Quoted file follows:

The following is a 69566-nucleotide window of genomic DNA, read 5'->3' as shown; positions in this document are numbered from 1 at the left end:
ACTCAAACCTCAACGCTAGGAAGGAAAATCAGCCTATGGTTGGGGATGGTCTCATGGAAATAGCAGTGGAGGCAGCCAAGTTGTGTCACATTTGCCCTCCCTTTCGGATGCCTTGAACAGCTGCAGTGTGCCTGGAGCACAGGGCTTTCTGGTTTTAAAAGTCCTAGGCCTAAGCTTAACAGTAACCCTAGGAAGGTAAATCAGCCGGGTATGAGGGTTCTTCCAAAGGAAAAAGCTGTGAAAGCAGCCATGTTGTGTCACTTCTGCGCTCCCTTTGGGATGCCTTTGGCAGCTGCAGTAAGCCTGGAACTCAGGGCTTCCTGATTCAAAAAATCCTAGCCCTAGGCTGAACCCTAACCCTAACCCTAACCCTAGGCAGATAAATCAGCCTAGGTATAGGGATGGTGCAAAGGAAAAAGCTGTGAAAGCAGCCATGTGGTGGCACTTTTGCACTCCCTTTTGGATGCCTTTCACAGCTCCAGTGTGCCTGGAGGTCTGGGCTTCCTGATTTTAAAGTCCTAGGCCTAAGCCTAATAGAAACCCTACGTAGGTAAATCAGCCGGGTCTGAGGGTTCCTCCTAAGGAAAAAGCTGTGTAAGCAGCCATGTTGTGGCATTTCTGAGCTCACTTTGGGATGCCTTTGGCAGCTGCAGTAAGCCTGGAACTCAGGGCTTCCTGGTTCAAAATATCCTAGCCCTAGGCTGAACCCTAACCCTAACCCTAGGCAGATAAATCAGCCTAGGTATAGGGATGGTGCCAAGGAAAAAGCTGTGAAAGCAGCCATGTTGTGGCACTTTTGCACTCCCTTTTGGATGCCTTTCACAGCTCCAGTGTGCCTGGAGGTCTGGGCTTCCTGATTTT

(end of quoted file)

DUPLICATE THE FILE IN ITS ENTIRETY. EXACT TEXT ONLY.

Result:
The following is a 69566-nucleotide window of genomic DNA, read 5'->3' as shown; positions in this document are numbered from 1 at the left end:
ACTCAAACCTCAACGCTAGGAAGGAAAATCAGCCTATGGTTGGGGATGGTCTCATGGAAATAGCAGTGGAGGCAGCCAAGTTGTGTCACATTTGCCCTCCCTTTCGGATGCCTTGAACAGCTGCAGTGTGCCTGGAGCACAGGGCTTTCTGGTTTTAAAAGTCCTAGGCCTAAGCTTAACAGTAACCCTAGGAAGGTAAATCAGCCGGGTATGAGGGTTCTTCCAAAGGAAAAAGCTGTGAAAGCAGCCATGTTGTGTCACTTCTGCGCTCCCTTTGGGATGCCTTTGGCAGCTGCAGTAAGCCTGGAACTCAGGGCTTCCTGATTCAAAAAATCCTAGCCCTAGGCTGAACCCTAACCCTAACCCTAACCCTAGGCAGATAAATCAGCCTAGGTATAGGGATGGTGCAAAGGAAAAAGCTGTGAAAGCAGCCATGTGGTGGCACTTTTGCACTCCCTTTTGGATGCCTTTCACAGCTCCAGTGTGCCTGGAGGTCTGGGCTTCCTGATTTTAAAGTCCTAGGCCTAAGCCTAATAGAAACCCTACGTAGGTAAATCAGCCGGGTCTGAGGGTTCCTCCTAAGGAAAAAGCTGTGTAAGCAGCCATGTTGTGGCATTTCTGAGCTCACTTTGGGATGCCTTTGGCAGCTGCAGTAAGCCTGGAACTCAGGGCTTCCTGGTTCAAAATATCCTAGCCCTAGGCTGAACCCTAACCCTAACCCTAGGCAGATAAATCAGCCTAGGTATAGGGATGGTGCCAAGGAAAAAGCTGTGAAAGCAGCCATGTTGTGGCACTTTTGCACTCCCTTTTGGATGCCTTTCACAGCTCCAGTGTGCCTGGAGGTCTGGGCTTCCTGATTTT